Therefore, questions were modified again to understand the barriers if a new
large-scale ICT were considered for the replacement of the existing system. For such a 203
case, Table IV shows that, the cost of implementation the availability of expertise to
handle such new ICTs could be the main barriers. Besides, the time period between
planning, implementation and fully-fledge operation of new ICT could take a long time.
The study showed that incompatibility and obsolescence of technology are not of
concern to the managers. As hospitals use ICT systems after careful evaluation to meet
their specific needs, these two barriers are considered as subtle. The study further
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shows that MMD managers do not feel that there are too many ICT standards to follow
for hospital logistics.

Strategic alliances and outsourcing


As mentioned earlier, strategic alliance between the hospitals and between the
hospitals and suppliers can enhance the service levels. Therefore, an attempt was made
to understand the alliance situation in Singapore hospitals. It is to be noted that public
hospitals in Singapore fall under two clusters (National Healthcare Group and
SingHealth Group). Private hospitals are either independent or grouped under Pacific
Healthcare, Parkway Group Healthcare, Raffles Medical Group and Thomson Medical
Group. Therefore, it can be seen that there is a certain degree of alliance already
existing between the hospitals within a cluster. With the publication of healthcare cost

Perceived motivators Mean ^ Std

Increasing efficiency 5.00 ^ 0.00


Reducing data entry error 4.75 ^ 0.46
Decreasing operational cost 4.38 ^ 0.52
Decreasing labour cost 4.25 ^ 0.71
Increasing customer service level 4.13 ^ 0.84
Reducing order processing time 4.00 ^ 0.54 Table III.
Facilitating timely payment 4.00 ^ 0.54 Perceived motivators
Decreasing inventory cost 3.88 ^ 0.84 for ICT

Perceived barriers Mean ^ Std

Difficulty in justifying start-up and on-going cost 4.38 ^ 0.74


Insufficient ICT resources 4.25 ^ 0.63
Integration with the legacy systems 4.00 ^ 0.76
Long implementation time 3.75 ^ 0.46
Incompatibility with customers or suppliers 2.88 ^ 0.64 Table IV.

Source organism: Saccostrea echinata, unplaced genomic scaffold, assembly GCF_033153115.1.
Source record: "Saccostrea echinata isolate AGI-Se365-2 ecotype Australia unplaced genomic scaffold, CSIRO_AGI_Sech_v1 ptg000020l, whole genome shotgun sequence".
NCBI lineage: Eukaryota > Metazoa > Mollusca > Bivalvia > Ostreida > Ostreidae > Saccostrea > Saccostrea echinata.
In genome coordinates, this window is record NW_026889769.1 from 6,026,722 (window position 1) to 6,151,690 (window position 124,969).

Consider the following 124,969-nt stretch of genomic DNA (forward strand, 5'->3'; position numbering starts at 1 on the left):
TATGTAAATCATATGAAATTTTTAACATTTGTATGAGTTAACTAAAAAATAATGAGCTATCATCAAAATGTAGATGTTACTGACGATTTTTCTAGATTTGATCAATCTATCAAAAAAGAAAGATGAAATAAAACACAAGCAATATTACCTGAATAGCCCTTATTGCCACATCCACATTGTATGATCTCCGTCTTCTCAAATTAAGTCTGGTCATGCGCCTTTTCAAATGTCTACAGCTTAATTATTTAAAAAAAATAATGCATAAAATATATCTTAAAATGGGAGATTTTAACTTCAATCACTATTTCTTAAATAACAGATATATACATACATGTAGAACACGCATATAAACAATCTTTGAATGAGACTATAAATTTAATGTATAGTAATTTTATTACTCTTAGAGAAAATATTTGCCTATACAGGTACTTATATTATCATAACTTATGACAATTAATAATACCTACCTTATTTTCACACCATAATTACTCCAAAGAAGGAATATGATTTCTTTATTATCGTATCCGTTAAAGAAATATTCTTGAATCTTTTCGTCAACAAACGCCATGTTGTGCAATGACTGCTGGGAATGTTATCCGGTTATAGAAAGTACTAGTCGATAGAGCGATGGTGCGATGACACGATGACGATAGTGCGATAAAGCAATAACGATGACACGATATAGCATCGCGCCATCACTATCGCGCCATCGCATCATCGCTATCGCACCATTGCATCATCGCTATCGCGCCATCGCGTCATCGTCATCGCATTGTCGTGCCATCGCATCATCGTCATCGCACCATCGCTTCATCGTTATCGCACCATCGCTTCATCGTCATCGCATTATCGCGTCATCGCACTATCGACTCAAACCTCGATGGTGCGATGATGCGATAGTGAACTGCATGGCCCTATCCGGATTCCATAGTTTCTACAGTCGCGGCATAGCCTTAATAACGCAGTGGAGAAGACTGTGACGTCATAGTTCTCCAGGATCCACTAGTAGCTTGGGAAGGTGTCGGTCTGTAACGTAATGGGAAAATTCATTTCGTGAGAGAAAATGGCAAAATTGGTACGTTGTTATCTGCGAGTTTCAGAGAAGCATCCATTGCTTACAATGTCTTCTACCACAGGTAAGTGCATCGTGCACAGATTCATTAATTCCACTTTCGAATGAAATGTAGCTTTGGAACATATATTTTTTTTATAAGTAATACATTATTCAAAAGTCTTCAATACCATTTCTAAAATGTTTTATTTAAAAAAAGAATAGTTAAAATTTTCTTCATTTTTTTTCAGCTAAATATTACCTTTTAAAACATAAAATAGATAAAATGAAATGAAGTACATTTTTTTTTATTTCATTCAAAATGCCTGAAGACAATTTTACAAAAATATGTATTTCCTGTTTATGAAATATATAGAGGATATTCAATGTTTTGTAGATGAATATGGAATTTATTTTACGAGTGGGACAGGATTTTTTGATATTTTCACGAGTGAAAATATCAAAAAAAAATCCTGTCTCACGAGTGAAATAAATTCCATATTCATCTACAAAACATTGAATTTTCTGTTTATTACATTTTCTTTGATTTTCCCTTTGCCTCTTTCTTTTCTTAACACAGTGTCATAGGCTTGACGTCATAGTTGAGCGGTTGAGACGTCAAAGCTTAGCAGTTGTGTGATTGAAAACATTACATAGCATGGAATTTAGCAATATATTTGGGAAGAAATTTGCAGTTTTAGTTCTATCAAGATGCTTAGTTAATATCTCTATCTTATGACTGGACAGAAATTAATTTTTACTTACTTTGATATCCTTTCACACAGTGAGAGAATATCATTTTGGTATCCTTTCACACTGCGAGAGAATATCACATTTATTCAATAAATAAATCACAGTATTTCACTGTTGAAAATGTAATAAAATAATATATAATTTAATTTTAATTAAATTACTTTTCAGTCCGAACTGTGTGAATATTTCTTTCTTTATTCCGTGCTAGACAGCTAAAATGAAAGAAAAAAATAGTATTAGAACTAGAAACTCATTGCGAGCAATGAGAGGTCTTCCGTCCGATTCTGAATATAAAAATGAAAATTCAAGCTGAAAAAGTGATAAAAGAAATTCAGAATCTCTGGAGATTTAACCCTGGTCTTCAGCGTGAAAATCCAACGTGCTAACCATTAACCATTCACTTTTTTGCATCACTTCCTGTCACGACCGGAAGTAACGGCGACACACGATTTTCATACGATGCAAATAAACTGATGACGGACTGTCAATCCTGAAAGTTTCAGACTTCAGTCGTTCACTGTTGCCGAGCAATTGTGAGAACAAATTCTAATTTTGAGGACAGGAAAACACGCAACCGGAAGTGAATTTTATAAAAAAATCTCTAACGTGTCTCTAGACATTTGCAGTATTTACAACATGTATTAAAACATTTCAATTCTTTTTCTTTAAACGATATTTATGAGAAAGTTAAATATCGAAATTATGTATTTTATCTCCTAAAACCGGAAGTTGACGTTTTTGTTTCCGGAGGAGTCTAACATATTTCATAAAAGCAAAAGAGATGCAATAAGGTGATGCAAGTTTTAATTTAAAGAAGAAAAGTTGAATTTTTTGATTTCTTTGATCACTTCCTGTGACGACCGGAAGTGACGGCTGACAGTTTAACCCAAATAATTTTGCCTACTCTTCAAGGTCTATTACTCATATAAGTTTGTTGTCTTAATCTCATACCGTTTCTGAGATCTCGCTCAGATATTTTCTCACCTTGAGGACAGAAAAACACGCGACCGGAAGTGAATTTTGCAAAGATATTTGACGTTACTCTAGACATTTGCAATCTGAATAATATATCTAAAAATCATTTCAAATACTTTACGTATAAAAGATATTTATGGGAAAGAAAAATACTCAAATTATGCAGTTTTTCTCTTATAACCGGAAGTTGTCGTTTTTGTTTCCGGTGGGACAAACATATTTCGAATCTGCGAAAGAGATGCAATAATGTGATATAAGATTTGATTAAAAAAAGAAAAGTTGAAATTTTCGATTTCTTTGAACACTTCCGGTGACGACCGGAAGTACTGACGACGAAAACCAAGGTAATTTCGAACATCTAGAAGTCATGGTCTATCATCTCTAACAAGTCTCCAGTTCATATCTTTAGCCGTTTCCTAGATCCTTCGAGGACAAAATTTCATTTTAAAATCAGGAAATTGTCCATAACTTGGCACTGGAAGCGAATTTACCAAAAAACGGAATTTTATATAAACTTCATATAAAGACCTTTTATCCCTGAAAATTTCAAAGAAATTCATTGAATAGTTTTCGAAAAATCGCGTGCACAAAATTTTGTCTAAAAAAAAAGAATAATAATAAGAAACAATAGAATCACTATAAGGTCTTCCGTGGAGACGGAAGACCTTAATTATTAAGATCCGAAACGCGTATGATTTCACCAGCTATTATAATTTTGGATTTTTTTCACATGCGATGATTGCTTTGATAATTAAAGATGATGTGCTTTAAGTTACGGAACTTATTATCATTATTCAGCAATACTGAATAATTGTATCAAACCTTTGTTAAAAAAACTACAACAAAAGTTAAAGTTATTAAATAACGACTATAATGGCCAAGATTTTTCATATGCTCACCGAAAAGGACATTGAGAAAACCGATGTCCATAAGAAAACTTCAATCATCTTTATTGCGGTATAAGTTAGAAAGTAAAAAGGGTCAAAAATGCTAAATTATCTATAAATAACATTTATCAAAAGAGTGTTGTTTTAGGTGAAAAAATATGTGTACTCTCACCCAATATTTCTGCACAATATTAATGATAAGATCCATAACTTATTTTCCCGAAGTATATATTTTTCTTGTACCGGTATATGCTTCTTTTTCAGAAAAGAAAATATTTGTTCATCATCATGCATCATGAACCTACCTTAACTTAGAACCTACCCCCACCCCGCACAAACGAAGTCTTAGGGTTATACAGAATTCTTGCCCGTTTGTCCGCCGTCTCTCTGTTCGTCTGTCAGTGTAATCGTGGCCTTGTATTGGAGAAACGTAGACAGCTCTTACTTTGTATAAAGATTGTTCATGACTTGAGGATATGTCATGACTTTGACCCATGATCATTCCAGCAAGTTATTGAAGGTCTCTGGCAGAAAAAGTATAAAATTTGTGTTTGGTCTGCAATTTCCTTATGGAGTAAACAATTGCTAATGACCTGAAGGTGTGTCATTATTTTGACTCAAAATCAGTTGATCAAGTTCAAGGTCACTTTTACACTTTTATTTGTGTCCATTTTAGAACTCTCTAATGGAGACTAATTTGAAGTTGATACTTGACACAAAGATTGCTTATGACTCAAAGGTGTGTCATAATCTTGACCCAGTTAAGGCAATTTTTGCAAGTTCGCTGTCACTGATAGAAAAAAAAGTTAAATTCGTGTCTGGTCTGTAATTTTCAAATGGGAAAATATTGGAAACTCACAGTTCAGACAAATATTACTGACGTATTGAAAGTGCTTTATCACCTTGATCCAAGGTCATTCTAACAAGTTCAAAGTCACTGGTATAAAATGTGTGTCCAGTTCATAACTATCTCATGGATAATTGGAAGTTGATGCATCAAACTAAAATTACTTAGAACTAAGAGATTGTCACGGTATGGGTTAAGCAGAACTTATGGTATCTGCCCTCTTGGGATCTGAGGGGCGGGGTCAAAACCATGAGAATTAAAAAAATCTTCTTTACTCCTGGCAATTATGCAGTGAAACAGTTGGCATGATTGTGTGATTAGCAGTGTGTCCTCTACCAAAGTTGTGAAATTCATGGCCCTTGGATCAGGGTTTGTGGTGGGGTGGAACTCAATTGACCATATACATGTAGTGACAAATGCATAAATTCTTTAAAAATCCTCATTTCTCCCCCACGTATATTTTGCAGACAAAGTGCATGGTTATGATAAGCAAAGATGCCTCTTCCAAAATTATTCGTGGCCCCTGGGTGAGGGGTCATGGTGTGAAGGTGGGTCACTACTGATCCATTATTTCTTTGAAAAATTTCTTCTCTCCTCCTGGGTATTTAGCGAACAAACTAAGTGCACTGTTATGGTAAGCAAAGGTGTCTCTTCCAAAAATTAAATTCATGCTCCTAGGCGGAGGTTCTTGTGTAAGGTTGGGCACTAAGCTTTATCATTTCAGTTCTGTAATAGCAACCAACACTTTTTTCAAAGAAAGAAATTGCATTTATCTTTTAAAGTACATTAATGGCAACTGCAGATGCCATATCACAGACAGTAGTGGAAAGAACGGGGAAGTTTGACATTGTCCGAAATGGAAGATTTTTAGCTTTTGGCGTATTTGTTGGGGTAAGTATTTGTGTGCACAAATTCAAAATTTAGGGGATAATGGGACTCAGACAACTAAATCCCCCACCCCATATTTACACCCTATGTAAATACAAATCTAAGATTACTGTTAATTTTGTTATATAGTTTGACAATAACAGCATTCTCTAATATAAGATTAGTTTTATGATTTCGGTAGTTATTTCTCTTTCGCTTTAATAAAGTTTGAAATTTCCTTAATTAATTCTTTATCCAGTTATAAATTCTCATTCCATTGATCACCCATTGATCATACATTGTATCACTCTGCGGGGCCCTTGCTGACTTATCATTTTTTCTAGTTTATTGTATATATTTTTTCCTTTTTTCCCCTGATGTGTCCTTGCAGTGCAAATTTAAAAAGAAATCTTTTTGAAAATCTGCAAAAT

Rapid obsolescence of technology 2.88 ^ 1.13 Perceived barriers
Too many industry standards to follow 2.75 ^ 1.17 for ICT
LHS data in different hospitals for different medical conditions by the Ministry of Health
20,3 (www.moh.gov.sg), these hospitals are under pressure to implement as many possible
cost-cutting measures as possible. Therefore, hospitals might seek alliances or
outsource logistics activities to remain competitive. Jarrett (2006) mentions that instead
of regulatory measures, which may create market distortion and change access
patterns, an alternative approach that allows greater price competition among the
204 service providers can help in reducing the cost of healthcare service. In this respect,
Singapore governments effort to publicize the cost of healthcare service through its
web portal can be lauded. Jarrett (2006) mentions that competition on prices can help
the healthcare industry adopt similar cost accounting methods and improve supply
management practices as has happened in the manufacturing sector.
In public sector hospitals, each health cluster has their own Group Procurement
Offices (GPOs) to take care of their overall logistics and procurement matters. MMD
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managers form part of the members of the GPO. These GPOs for both the clusters
purchase items for hospitals in their own cluster as well as conduct a combined and
inter-cluster purchase for some common items. This practice can prevent a few
suppliers from monopolizing the public healthcare industry. Another point to note is
that the GPOs for the clusters do not purchase all items for the hospitals in their
cluster. Ad hoc purchasing of unique items required by individual hospitals is also
practiced. In terms of services, alliances in terms of food services and linen
warehousing were also found. Most hospital alliances for these services have existed
for more than one year and there were no reported problems in managing logistics in
these alliances. In private sector hospitals, both medical and non-medical items are
mostly purchased by MMDs/LDs based on the requests by the end-user departments,
possibly due to the smaller volume of such purchases.

Strategic alliances between hospitals and vendors


The study shows that most hospitals recruit two to three suppliers to supply an item.
As the type of products can vary within a category (for example, different types of
medicine), there might have been the need to recruit more than one supplier for one
category. With a limited number of suppliers, electronic transactions can also be
streamlined better.
As hospitals review suppliers performance on an annual basis, a long-term alliance
is not possible in the current setting. However, a proactive supplier would have enough
opportunity to understand the working system and environment for them to optimize
costs and performance so that long-term alliance could potentially be secured.
Considering the volume of business, existing suppliers might be in an advantageous
position compared to the new suppliers.
All managers highlighted that their supplies (medical and non-medical) come
mostly from local distributors. This practice can reduce lead time, guarantee the
availability of supplies on a short notice, thus they might be able to meet the order on a